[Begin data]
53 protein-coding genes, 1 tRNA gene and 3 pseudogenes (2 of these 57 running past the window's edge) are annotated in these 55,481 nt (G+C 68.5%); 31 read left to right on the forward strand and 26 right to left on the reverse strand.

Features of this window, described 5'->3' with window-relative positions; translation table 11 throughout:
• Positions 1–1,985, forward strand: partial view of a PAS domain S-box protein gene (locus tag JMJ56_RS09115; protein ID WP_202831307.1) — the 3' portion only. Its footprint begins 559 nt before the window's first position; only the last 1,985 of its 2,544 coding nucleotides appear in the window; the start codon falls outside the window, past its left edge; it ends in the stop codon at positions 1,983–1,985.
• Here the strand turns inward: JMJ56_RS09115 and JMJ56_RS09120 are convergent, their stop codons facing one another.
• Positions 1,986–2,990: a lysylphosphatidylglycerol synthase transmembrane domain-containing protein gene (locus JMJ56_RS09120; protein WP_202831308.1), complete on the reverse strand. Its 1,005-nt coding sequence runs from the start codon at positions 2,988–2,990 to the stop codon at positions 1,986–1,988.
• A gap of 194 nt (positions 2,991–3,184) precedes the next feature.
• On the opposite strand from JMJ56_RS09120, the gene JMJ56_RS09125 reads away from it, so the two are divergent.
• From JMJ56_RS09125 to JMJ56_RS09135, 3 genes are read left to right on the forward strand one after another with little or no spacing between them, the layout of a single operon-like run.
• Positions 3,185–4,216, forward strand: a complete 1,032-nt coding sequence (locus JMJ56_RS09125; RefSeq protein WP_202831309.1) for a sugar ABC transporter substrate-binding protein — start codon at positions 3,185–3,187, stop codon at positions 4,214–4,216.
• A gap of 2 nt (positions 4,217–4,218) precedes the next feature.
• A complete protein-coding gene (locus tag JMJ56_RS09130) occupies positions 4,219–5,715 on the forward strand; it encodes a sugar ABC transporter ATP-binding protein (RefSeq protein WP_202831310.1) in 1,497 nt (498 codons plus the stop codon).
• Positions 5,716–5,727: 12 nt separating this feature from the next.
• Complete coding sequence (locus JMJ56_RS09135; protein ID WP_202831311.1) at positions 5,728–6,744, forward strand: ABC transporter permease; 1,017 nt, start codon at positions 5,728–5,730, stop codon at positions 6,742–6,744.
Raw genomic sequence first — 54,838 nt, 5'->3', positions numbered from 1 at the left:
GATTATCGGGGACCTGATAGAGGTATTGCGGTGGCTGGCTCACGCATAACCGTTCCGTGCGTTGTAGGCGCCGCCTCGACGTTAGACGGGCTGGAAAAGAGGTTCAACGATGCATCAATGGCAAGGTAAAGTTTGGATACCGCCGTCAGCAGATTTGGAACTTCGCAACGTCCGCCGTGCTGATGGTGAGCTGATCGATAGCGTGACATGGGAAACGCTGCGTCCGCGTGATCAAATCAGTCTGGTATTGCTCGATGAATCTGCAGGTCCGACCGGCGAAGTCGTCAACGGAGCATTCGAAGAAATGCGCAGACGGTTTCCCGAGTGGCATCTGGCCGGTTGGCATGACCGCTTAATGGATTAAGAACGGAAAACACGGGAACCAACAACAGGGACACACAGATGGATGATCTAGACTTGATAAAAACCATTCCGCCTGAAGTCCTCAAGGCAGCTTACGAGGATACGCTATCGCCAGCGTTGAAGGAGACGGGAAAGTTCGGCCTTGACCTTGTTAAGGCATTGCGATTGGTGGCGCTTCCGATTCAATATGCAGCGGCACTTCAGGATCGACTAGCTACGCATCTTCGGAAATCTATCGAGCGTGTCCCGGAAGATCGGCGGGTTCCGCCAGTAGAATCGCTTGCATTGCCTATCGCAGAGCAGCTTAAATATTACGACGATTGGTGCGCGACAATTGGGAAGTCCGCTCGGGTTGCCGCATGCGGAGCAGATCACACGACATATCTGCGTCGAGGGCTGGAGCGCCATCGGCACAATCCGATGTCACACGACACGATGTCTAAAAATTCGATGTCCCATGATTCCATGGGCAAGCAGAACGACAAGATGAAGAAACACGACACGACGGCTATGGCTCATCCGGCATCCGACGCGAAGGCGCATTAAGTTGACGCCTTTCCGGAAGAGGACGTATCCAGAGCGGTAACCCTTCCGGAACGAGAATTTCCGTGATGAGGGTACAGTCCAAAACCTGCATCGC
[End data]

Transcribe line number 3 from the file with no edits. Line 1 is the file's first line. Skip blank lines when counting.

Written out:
• Positions 1–1,985, forward strand: partial view of a PAS domain S-box protein gene (locus tag JMJ56_RS09115; protein ID WP_202831307.1) — the 3' portion only. Its footprint begins 559 nt before the window's first position; only the last 1,985 of its 2,544 coding nucleotides appear in the window; the start codon falls outside the window, past its left edge; it ends in the stop codon at positions 1,983–1,985.